Wed May 21 16:20:45 CEST 2008
The new Staapl (Brood-5)
The main motivation for the 5th Staapl refactoring iteration was
name scope management.
The objective was to turn all names that occur in .f files into
(Scheme) compile-time identifiers, and no longer use (Scheme) run-time
hash tables indexed by symbolic names. This is quite an important
change, since it allows to treat all names hygienically.
Relying more on PLT Scheme's scoping mechanism (lambda + modules)
instead of ad-hoc hash table based namespaces makes Staapl behave
better as a PLT Scheme extension. Scope is everything!
So, what does Staapl 5 look like? The Coma language is defined as a
collection of code transformers, which are (pure) Scat functions that
operate on a stack of machine code (Scat's parameter stack).
Staapl is implemented as a classical layered bottom-up Scheme
application written in functional programming style, where Scheme
macros are used extensively to construct binding forms and
* Scat layer. A language layer on top of Scheme that implements a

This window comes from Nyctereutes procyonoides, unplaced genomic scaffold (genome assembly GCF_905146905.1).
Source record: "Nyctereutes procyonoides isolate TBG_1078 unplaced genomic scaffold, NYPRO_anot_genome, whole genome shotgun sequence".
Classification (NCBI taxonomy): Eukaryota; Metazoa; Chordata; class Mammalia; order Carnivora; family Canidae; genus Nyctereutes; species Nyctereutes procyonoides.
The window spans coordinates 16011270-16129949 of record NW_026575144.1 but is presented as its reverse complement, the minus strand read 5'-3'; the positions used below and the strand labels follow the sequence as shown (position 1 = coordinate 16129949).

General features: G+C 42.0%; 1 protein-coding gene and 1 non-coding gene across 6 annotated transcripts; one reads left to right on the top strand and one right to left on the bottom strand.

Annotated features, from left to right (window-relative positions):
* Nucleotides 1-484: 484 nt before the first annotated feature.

concatenative language with threaded state.
* Coma layer. A collection of _primitive_ Scat functions that
implement (local) machine code transformations, specified in
terms of target machine code pattern matching. Coma inherits
Scat's _composition_ model.
* Structured programming layer. Forth-style control flow words
implemented using a 2nd compile time stack.
* Instantiation layer. Create target code by evaluating generator
functions. This produces code arranged in a control flow graph.
* Forth-style syntax: in addition to the s-expression syntax, some
frontends are provided for: prefix parsers, a forth-style lexer,
combined macro/word definition in a single .f file
* Interaction and name management code. Independent of the
compiler, this layer provides target machine console interaction
for interactive debugging and (automated) testing.
 What I realized, is that thinking about code _graph structure_ is
a whole lot more revealing than thinking about names in a flat
space! This is where Scheme differs significantly from Lisp and
other dynamically typed languages.
For more information about the PLT Scheme declarative module
system, have a look at:
This also finally made me see how to unify and represent both
dynamic interactive ``toplevel'' development and static